Among the most valuable sessions I attended at last month’s South by Southwest (SXSW) conference in Austin, Texas, was one entitled “Tomorrow Is Another Day: Surviving A Social Media Crisis.”
The session threw cold water on anyone who might believe that social media crises are uncommon things that happen only to other companies. A slideshow of high profile fiascoes offered a compelling view of just how commonplace these events have become.
Here are a few key takeaways I took from the panel for how to keep a company from being the next entry on the steady parade of social media disasters:
Do not try to capitalize on catastrophic events. The number of brands that get themselves into trouble by attempting to capitalize on trending and important topics in inappropriate ways was an eye-opener. Memorials for 9/11, Superstorm Sandy, Pearl Harbor Day and the Boston Marathon bombing are only a few that were mentioned. Just because a topic is trending does not mean it’s necessarily a good opportunity to promote a brand. Companies can express solidarity or sympathy in appropriate ways, but they need to think twice before knee-jerk efforts at pushing their products in similar situations.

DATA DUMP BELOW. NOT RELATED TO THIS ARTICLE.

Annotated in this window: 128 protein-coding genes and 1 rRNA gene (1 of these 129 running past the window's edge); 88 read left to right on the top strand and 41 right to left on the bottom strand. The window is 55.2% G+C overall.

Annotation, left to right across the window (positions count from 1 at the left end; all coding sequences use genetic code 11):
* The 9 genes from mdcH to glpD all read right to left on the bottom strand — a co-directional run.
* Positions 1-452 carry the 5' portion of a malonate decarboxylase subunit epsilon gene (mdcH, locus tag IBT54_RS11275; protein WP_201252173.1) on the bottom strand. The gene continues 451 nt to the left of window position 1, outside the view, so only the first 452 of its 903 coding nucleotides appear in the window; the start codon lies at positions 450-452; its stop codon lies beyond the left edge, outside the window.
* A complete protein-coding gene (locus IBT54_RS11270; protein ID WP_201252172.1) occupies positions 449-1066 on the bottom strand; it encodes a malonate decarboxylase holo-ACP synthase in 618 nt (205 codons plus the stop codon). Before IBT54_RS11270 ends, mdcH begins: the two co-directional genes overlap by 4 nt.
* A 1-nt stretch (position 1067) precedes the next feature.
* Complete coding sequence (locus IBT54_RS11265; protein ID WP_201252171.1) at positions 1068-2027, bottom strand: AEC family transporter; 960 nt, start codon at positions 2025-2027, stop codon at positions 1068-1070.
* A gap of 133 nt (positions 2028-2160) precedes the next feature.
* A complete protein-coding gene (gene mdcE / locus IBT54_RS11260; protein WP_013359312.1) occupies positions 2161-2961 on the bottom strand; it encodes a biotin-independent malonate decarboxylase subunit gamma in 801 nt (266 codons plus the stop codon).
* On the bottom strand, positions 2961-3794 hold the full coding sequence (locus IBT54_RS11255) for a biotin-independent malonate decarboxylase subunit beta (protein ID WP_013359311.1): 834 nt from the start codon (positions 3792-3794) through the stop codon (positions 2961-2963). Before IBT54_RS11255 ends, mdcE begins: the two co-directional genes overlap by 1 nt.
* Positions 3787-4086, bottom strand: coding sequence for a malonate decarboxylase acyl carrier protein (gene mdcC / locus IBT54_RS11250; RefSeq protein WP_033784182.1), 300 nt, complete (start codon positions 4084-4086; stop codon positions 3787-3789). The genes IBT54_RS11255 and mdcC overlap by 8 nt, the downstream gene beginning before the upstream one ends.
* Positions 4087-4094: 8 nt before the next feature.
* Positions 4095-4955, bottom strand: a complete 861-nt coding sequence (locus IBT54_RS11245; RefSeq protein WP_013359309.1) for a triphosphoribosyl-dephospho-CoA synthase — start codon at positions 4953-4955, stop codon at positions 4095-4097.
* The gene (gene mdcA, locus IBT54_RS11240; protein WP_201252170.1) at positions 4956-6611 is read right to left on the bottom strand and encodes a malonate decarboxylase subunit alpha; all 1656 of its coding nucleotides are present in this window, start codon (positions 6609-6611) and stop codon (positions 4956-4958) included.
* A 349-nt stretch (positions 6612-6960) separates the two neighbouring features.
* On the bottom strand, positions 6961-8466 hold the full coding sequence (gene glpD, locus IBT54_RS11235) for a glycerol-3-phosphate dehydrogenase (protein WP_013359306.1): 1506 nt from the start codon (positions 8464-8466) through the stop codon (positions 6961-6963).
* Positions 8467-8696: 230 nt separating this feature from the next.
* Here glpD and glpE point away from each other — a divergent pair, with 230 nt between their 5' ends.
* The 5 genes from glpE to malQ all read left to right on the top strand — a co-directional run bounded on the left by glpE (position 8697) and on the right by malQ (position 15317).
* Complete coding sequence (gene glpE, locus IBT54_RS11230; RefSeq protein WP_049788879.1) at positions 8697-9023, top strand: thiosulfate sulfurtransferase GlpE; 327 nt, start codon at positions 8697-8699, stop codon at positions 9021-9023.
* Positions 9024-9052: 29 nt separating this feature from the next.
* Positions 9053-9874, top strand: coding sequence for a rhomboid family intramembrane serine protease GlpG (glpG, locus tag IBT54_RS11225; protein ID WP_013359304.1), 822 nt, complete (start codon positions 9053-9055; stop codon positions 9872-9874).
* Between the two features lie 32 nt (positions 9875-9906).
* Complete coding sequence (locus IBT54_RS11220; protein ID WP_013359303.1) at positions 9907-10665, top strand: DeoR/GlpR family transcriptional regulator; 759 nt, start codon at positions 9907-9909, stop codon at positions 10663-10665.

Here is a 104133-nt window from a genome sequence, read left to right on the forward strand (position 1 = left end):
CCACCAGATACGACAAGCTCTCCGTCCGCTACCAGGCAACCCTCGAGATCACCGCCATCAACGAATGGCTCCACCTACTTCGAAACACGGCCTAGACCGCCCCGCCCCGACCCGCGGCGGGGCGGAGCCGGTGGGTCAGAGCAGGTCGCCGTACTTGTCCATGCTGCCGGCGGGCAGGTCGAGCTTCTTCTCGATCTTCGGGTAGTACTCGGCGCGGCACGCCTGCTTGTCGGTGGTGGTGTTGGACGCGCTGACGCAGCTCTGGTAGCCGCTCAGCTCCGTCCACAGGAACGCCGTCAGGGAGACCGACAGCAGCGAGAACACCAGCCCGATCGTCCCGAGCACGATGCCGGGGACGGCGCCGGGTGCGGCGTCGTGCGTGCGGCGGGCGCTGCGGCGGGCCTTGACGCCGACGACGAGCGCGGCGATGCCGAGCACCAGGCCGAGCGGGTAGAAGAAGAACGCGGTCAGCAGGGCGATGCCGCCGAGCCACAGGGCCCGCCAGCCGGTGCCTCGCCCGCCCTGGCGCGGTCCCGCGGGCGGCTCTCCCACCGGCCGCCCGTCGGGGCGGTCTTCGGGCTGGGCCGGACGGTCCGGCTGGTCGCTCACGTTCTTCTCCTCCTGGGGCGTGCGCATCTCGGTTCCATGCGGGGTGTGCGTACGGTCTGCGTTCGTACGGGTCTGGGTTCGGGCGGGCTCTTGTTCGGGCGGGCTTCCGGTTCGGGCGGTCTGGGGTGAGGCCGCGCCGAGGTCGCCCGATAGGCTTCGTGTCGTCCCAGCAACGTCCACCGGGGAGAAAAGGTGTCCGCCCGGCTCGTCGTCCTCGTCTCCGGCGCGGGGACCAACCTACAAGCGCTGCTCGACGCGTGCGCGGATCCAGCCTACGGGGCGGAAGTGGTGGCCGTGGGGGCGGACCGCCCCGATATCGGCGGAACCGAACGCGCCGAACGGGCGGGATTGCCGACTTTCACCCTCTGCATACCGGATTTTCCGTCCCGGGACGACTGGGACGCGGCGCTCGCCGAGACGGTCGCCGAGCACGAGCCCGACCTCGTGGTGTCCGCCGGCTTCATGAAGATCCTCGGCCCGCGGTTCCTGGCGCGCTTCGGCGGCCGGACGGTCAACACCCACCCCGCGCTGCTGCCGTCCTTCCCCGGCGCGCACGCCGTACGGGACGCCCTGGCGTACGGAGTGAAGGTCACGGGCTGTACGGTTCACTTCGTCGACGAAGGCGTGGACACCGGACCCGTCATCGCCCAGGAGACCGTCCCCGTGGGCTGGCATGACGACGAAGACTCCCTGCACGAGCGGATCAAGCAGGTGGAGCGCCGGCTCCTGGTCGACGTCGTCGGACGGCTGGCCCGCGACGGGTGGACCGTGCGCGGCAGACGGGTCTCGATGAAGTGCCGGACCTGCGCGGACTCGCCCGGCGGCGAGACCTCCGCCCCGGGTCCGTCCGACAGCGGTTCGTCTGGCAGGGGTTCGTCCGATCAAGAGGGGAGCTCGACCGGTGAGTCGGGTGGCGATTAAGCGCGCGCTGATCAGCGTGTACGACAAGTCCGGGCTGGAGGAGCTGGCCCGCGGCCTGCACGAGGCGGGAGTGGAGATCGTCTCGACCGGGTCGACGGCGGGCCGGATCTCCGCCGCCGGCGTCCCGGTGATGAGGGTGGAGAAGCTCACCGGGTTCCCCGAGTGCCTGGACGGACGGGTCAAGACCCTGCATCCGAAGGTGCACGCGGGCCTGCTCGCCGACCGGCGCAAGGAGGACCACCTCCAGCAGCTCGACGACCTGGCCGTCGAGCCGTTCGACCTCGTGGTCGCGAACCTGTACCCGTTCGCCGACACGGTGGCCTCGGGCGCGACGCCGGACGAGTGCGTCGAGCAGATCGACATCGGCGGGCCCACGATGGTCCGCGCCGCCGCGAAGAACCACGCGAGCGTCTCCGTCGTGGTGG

Plan ahead for social media fiascos. Just as companies develop a plan for other emergencies — such as fires, earthquakes and other natural disasters — so a company should develop a plan for handling social media emergencies. When these crises occur, they often develop too quickly to respond effectively unless leaders have already thought through how they will respond. A well-considered response may be the best approach to heading off a social media crisis before it gets out of control. This includes being aware of situations that have the potential to lead to a crisis, such as making sure you have control of the company’s social media accounts before you announce employee layoffs.
Social media crisis plans may have several important elements. One is to ensure that a company identify a senior decision maker who is empowered to act in such a crisis. Other key decision makers also need to be in place to authorize deviations from the plan to account for a rapidly changing environment.